plus, mjr, i think you misrepresent what people are saying here. no one says that because there are stupid ideas no ideas should be protected (that's a gross misreading of what everyone else hsa said). they're saying that if you don't do anything with the idea, then it shouldn't be protected, because that goes again the concept of encouraging progress (as per the constitution).

        mjr1007 replied:
        Clearly English is a human language with lots of subtleties but when the title is "Ideas are Easy" it's kind of hard to miss. It's true no one said there are lots of stupid ideas, they just used stupid ideas in all of their examples. This would be implicit as opposed to explicit, but it's there none the less. Just RTFC.

        The progress is in science, not the market. They are not the same thing. Most reasonable inventors who can't actually produce the product would be more then happy to license their invention for a reasonable fee. Hence giving progress in both science and the market. In fact that is the idea situation. Why waste a scarce research talent on producing products which requires less skill and has a larger pool of talent.

        An AC continued
        the real progress was intel doing something and making that concept real. just coming up with the idea is just a small part of that process. the real progress is doing something with the idea.

        mjr1007 replied:
        A patent is not just some random idea, as seems to be portrayed here in Mikebob land. Patents are supposed to be novel & non obvious, which makes them far from easy or even a small step in the process. Because of the dreadful patent system we have now many obvious overly broad patents have been granted. Which is obviously a problem, but that problem doesn't mean that truly novel patents are easy or worthless.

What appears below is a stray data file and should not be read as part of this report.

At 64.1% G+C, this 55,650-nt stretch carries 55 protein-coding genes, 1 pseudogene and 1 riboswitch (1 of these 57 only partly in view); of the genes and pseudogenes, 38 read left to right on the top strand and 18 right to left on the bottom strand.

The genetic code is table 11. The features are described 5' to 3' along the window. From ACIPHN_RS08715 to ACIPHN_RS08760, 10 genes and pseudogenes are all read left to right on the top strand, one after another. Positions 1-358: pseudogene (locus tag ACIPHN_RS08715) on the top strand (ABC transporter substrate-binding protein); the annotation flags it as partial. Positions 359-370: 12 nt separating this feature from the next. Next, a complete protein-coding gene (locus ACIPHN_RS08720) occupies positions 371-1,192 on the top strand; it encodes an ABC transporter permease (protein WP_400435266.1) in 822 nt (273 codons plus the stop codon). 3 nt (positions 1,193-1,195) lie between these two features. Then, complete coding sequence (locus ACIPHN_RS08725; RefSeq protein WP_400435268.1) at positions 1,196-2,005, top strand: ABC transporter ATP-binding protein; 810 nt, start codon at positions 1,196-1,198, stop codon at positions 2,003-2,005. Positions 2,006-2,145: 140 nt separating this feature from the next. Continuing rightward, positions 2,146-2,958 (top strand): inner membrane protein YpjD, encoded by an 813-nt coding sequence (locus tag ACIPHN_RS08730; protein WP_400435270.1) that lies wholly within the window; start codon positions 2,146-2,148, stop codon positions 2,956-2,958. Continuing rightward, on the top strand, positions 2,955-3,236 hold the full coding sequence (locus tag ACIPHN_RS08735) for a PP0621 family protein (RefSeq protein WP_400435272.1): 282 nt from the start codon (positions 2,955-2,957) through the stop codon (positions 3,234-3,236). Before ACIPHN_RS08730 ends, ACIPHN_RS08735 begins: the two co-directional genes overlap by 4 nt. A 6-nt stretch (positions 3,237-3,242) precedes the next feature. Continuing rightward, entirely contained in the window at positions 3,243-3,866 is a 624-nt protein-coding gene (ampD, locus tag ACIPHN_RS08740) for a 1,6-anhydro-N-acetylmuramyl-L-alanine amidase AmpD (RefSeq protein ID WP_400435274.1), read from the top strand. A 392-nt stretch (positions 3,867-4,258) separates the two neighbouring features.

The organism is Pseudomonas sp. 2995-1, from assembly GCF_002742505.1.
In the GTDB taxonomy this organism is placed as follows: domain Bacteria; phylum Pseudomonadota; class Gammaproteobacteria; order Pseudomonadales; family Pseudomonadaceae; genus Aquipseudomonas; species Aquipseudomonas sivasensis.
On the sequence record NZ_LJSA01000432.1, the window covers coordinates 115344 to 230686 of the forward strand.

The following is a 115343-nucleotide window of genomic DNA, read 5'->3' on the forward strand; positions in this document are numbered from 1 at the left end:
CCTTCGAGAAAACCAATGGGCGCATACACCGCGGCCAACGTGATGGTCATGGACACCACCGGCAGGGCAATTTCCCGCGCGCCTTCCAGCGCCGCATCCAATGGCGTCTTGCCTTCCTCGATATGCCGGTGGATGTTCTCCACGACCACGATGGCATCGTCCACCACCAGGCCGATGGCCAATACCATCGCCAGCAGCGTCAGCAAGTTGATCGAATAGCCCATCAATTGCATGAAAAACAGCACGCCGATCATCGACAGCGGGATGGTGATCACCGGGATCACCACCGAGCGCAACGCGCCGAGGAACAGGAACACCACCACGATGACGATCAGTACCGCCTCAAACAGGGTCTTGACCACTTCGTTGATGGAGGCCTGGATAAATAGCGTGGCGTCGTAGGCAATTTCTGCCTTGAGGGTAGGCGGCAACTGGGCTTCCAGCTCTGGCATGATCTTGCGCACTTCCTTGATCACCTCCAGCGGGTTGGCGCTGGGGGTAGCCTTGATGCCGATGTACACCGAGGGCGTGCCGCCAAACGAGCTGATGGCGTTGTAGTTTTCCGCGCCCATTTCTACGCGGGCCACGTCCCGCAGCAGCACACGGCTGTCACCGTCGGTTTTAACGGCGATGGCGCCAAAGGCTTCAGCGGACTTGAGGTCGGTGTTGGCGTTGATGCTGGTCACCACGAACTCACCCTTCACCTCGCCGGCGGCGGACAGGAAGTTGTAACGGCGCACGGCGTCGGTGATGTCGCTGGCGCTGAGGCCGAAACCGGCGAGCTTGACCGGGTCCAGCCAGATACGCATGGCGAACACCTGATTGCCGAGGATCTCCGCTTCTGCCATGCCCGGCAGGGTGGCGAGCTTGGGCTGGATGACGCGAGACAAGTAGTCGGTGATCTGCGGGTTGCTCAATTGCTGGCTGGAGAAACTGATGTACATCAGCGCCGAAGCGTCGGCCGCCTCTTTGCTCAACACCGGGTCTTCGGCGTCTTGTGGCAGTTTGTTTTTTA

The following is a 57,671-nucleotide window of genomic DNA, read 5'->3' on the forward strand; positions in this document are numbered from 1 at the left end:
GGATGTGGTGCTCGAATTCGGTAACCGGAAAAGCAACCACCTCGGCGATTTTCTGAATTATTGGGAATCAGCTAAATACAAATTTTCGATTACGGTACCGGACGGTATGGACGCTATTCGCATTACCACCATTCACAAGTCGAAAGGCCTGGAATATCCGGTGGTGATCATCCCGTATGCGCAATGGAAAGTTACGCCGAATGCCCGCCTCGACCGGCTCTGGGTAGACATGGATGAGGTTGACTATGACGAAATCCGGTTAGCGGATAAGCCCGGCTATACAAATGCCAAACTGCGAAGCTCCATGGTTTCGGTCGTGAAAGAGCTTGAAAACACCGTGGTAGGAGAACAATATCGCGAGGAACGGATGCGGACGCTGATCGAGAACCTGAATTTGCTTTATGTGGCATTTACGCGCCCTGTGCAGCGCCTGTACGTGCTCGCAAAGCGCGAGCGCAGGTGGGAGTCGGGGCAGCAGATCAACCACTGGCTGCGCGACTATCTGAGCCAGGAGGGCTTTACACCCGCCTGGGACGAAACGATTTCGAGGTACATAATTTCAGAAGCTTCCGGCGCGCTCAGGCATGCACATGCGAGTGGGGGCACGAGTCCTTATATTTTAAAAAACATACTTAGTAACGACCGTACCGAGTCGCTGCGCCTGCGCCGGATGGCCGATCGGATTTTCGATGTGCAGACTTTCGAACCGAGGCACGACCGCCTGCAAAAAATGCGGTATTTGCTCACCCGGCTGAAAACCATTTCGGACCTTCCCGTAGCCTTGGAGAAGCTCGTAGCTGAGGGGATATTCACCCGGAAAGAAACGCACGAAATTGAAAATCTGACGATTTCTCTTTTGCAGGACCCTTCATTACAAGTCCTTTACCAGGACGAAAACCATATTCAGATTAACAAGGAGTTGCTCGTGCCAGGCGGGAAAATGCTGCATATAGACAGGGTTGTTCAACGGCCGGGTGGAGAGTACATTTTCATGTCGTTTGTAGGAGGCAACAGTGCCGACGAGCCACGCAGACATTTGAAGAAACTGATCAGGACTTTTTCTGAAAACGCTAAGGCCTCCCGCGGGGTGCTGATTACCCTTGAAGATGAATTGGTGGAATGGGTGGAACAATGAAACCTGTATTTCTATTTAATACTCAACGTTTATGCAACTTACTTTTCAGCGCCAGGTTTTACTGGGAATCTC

Your whole point of coming up with a novel patent is easy is just wrong. If it was easy then we would all be flying skycars fueled by bio-fuels and living in energy efficient mansions. Having actually come up with some novel ideas, I can tell you, it's not easy. Having actually implemented novel ideas, I can tell you it's much easier. Both task though are much harder then just shooting off your mouth on a subject you have no real understanding of. In fact you don't even seem to understand the patent process, as flawed as it is.

        It's not that I don't get your point of only products count, it's that I think it's unsupported garbage. There is a difference.

         

        reply to this | link to this | view in chronology ]

  •  
    identicon
    mjr1007, May 16th, 2008 @ 8:50am

    All ideas are not created equal

    MLS wrote:
    Reduction to practice can be either "actual" (you build it and test if for efficacy) or "constructive" (you describe it in a patent application is detail sufficient to enable a person having skill in the art to actually reduce it to practice without having to engage in undue experimentation).

    John Wilson replied:
    Adding a "constructive" reduction to the list is where the whole thing starts to go wrong. All one does in doing that is to describe the idea over again in more technical terms in how it might work as something actual.

    mjr1007 replied:
    Rent seekers tend to do whatever they can get away with, why would anyone expect the field of patents to be any different then any other, in that regard. The idea, not what actually may happen, of describing something completely for other to implement is not novel. Any good scientific paper about an experiment should contain all the information necessary to reproduce that experiment. In fact that is part of the scientific method. Now humans being humans, sometimes it necessary to contact the original scientist to clear up some points, but the idea of being able to reduce to paper the information to build something is actually pretty common. Ever see blue prints?

    The bitonic sort example was another case. In this case they read the original paper, instead of a patent, but clearly there was a great deal more there then "MAKE SORT FASTER", which is the level of much of the discussion here.

    The only thing worse then having inept patent examiners approving patents is to then have corrupt attorneys bicker over it in front of a jury who thinks that "LETS BUILD A TIME MACHINE" is a worthwhile idea.

    Just because the current system is poorly implemented doesn't mean all possible systems would be piss poor.

    The obvious solution is to have compulsory licensing at a low fixed percentage for all of the patents and then let those knowledgeable in the field, i.e. the engineers actually developing the product, determine which patents where in fact useful and which were garbage.